Billions of dollars are being spent by candidates for office all over the United States. In 2008, $5.3 billion was spent on federal elections alone. Even in a small state like North Dakota millions of dollars are spent to buy advertising, billboards, mailings, web sites and endorsements for the candidates for office.
In the contest for seats that have a national impact like the race between Rick berg and Heidi Heitkamp the stakes become even higher as organizations from around the country send money to the candidates to help in their campaign. The race for our second US Senate seat had, as of July 1, resulted in more than $3 million in campaign spending by the two candidates. They have another $3 million in the bank between them to try to influence your vote.
While the races for governor and US House of Representatives have lower stakes, they will still result in a total of more than two million dollars spent.
So far, according to their disclosure forms, the candidates for President of the United States had spent nearly a half a billion dollars by July 1, and there still were months before the election. The amount of money spent by candidates seeking our votes is mind-boggling.
Obviously, the money spent by a candidate has an impact on the election. If it didn’t, no one would give them any money. If the money spent on advertising, travel and public relations didn’t effect how people vote, there would be no point to spending billions of dollars on presidential elections.
There are rules about who can contribute, how much they can contribute, how the money is reported and what strings can be attached to the contributions. Recently the flood gates of contributions and spending were opened a little wider with the Supreme Court’s ruling in the “Citizens United” case which said it is a violation of corporations’ right to free speech to restrict their ability to make campaign contributions. The stakes went up.
I don’t know anyone who isn’t at least mildly disgusted by the money spent by both sides of the ticket to influence how we vote. At least we all make righteous protestations about the wasteful campaign spending we see in election years. Even those who benefit from the system, those elected to Congress, occasionally make feeble attempts to reform how we fund elections. No one seems to have a good idea for how to lessen the impact money has on whom we elect to represent us.
If we simply outlawed the practice of collecting money from political supporters and required candidates to spend their own money, only the rich could run for office. There is a pot of money paid for with taxes or voluntary contributions that is divided between candidates. There used to be rules that said for every advertisement from one side in a debate, media needed to provide equal time to the other side. Politicians seem to be able to find the loopholes and the ways around the rules.
I have some suggestions.
Stop listening to political advertising. It is usually easy to spot. There are often flags and inspiring music, babies being kissed and hands being shaken while the candidate nods and smiles. The candidate is a saint, grew up in a home just like yours. They have worked hard. They understand you. They are good, noble, kind, and brave, and they have your best interests at heart. Their opponent is depicted as totally evil, corrupt or maybe even not too smart. These ads could be for either party’s candidate in most elections. Simply hit the mute button on your remote. Go to the bathroom. Get a snack.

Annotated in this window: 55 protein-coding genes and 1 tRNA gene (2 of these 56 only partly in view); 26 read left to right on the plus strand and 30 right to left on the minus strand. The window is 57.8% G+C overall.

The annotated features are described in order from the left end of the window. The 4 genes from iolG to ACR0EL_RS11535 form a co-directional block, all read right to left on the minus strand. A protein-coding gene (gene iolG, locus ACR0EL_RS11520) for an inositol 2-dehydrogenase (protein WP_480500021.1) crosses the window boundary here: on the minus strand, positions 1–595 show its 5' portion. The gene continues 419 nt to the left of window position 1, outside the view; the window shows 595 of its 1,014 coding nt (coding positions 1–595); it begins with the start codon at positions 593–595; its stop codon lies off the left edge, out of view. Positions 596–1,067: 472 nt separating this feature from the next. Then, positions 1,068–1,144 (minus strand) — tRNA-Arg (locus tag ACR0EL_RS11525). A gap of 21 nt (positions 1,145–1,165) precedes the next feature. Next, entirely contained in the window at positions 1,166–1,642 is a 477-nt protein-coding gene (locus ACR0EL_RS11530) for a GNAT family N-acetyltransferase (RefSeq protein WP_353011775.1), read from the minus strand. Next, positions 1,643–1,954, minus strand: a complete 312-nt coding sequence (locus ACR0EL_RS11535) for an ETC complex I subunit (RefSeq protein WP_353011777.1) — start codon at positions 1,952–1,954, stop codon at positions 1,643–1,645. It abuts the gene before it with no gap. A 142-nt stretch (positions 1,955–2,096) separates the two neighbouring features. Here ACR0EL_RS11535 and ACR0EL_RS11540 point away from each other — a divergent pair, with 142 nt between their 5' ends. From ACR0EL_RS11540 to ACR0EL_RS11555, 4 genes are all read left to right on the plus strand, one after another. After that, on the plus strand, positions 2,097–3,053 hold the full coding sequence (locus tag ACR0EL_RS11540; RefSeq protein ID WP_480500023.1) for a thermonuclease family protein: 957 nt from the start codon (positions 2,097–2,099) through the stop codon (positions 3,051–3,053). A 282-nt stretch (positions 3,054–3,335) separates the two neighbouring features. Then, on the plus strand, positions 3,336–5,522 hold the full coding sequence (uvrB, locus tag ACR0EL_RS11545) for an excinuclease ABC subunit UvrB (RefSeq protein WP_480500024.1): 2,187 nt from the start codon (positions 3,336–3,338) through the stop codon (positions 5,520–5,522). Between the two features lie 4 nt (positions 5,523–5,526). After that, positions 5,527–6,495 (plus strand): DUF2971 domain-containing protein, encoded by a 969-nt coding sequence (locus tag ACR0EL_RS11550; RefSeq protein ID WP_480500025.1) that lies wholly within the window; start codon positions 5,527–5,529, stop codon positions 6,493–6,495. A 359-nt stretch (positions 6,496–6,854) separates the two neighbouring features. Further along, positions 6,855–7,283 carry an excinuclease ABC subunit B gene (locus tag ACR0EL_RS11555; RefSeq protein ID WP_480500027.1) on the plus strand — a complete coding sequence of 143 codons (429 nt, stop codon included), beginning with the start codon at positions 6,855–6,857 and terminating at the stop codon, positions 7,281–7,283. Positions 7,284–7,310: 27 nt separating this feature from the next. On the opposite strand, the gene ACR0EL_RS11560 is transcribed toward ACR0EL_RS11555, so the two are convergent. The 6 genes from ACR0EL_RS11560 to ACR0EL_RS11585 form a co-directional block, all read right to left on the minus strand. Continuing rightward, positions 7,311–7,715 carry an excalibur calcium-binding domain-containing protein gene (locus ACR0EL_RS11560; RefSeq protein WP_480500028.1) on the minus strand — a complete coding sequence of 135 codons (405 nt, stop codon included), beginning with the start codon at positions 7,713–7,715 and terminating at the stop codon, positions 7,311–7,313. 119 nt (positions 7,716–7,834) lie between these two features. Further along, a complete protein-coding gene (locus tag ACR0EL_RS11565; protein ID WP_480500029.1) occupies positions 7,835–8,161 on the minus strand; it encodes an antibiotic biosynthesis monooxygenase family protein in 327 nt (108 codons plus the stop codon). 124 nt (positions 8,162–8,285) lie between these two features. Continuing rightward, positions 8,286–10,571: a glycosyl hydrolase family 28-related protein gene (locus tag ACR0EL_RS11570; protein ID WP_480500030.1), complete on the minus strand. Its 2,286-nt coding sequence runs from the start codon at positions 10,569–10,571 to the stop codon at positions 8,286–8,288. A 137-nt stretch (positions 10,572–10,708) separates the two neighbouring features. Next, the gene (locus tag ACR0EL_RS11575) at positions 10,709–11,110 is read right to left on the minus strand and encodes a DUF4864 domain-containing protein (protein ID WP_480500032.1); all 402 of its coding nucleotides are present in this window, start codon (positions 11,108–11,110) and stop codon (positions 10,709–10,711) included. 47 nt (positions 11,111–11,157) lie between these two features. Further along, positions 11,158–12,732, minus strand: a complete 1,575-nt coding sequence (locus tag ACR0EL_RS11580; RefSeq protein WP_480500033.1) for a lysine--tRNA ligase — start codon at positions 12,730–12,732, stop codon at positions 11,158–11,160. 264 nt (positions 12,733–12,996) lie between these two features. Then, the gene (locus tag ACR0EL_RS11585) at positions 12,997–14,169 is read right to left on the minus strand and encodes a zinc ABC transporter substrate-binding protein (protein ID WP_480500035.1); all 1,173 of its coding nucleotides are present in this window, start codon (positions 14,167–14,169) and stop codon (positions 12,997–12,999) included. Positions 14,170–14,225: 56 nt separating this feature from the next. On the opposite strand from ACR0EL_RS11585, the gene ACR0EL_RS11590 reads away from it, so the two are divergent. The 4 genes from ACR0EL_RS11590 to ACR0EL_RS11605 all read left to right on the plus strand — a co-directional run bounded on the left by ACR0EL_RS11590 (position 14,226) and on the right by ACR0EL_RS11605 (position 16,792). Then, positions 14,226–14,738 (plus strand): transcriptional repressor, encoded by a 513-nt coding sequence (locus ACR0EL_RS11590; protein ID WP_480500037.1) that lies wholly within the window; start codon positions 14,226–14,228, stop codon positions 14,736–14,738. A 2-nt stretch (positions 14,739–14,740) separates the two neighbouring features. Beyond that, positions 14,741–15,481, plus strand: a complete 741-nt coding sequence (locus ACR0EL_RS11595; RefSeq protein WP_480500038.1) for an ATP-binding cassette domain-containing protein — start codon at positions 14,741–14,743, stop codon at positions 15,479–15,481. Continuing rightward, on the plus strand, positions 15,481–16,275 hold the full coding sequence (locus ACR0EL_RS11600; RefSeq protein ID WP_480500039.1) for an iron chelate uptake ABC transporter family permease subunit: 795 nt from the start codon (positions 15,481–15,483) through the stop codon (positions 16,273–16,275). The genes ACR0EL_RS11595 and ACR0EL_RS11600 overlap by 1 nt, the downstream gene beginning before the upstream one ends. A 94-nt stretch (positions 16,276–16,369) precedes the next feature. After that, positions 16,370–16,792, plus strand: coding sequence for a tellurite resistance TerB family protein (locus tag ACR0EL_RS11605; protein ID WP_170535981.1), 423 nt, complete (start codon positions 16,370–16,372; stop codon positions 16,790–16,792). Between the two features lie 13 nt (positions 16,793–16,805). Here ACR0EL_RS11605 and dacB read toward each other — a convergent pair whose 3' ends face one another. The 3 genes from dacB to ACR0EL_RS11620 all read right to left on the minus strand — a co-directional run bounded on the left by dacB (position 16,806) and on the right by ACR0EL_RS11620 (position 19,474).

Read and listen to the news with a large dose of skepticism. Many of the “news” items reported by radio, television and newspapers are the result of press releases. Many of them are printed or read word for word from information provided by the candidates’ media professionals. If the “news” seems to favor one side over the other and doesn’t present both sides of an issue, it is probably not actual investigative reporting but a press release. If a sound bite reduces the solution to a complex problem to a single sentence of less than six words, dig deeper.
Throw political mailings directly into the garbage can. Don’t read them, especially if they focus on what the candidate’s opponent thinks rather than what the candidate himself thinks.
Be careful in answering polls. Often the questions lead the answers or the options for your response are simplified answers to complex questions. Better yet, tell the pollster that you do not answer polls. Your opinion is important but polls are often used to influence how others vote. The only poll that should matter is the one that is cast at the ballot box.
Read, ask questions, learn more about the issues from both sides, not just the one that agrees with you. Finding sources of unbiased information is difficult but it can be done. Ask, “What does the person making a statement have to gain or lose if one side or the other wins?” Follow the money. Who paid for the mailing, advertisement or press release? Yes, it might drive up your blood pressure, but it might also change what you think.
Don’t just complain about how wasteful and disgusting campaign spending is. Make it irrelevant. Ignore it. Don’t be influenced by the slick advertising and clever sound bites. It won’t be easy. The techniques used to gain our support are exactly those used in propaganda and they are very effective. These techniques work or candidates and their friends would not spend millions of dollars on them.
The only thing that will really change campaign spending is for voters to become educated and aware. Make the dollars spent on negative advertising, exaggeration, spin doctoring and sound bites ineffective.
Copyright © 2012 Janet Jacobson and Sustaining the Northern Plains